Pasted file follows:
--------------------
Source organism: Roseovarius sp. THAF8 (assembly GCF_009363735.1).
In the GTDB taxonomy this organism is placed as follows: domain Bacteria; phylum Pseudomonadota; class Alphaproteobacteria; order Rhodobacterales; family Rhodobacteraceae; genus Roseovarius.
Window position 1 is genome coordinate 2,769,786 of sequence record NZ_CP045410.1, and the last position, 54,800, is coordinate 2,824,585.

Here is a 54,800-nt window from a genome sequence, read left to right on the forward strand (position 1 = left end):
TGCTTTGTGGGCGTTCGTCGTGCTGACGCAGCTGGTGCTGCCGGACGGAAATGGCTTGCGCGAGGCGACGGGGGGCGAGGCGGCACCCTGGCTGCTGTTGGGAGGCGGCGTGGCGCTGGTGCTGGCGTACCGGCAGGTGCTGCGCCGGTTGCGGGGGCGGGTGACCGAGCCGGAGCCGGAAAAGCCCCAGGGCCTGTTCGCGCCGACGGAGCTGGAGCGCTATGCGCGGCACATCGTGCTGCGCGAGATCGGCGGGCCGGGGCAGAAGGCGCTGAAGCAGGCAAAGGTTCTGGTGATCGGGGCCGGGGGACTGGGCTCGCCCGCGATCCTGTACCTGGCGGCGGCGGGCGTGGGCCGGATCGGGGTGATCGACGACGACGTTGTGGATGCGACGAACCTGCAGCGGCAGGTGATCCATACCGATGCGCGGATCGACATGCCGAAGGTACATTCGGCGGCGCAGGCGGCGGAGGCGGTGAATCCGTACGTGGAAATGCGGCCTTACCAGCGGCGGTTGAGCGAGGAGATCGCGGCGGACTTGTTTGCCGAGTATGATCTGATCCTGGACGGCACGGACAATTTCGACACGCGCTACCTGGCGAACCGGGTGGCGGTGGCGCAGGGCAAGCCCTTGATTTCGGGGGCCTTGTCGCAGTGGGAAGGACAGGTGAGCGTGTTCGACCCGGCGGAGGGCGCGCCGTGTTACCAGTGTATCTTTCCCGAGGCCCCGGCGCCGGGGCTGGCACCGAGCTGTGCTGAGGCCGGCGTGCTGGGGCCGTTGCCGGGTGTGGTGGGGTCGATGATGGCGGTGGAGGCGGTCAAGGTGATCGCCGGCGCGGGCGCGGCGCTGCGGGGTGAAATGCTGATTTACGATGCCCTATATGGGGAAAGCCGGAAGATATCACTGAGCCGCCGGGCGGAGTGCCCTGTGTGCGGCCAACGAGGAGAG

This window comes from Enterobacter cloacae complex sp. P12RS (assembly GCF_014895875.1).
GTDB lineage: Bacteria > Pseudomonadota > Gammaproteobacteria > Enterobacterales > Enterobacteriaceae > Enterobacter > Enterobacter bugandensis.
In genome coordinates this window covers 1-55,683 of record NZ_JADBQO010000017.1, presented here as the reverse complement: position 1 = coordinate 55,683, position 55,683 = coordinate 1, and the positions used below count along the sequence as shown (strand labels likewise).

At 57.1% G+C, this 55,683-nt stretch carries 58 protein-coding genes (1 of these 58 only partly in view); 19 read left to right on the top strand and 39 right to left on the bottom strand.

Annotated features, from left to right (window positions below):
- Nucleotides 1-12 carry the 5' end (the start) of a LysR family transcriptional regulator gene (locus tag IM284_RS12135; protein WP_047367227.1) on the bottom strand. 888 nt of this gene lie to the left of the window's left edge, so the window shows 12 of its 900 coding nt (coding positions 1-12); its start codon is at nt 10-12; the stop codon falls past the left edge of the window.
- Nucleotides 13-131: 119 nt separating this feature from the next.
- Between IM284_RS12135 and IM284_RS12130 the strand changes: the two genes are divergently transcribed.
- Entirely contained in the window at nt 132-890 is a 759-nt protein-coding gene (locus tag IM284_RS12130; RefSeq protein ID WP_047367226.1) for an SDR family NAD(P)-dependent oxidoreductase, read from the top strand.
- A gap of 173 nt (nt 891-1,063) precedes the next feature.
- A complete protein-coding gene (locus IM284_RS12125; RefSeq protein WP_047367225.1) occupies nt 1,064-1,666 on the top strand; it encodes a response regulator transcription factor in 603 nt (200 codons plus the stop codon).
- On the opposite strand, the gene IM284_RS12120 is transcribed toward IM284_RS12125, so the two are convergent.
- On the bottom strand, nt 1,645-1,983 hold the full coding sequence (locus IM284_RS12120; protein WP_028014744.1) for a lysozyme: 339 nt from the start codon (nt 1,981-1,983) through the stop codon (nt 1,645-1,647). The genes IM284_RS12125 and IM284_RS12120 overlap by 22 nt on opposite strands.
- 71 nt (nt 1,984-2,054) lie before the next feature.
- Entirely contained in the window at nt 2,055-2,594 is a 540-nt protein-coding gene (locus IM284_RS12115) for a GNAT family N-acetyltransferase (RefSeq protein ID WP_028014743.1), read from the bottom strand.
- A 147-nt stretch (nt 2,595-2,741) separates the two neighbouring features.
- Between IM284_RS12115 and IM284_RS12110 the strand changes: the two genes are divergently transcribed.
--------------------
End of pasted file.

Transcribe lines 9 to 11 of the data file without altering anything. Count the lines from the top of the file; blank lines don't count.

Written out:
At 57.1% G+C, this 55,683-nt stretch carries 58 protein-coding genes (1 of these 58 only partly in view); 19 read left to right on the top strand and 39 right to left on the bottom strand.

Annotated features, from left to right (window positions below):
- Nucleotides 1-12 carry the 5' end (the start) of a LysR family transcriptional regulator gene (locus tag IM284_RS12135; protein WP_047367227.1) on the bottom strand. 888 nt of this gene lie to the left of the window's left edge, so the window shows 12 of its 900 coding nt (coding positions 1-12); its start codon is at nt 10-12; the stop codon falls past the left edge of the window.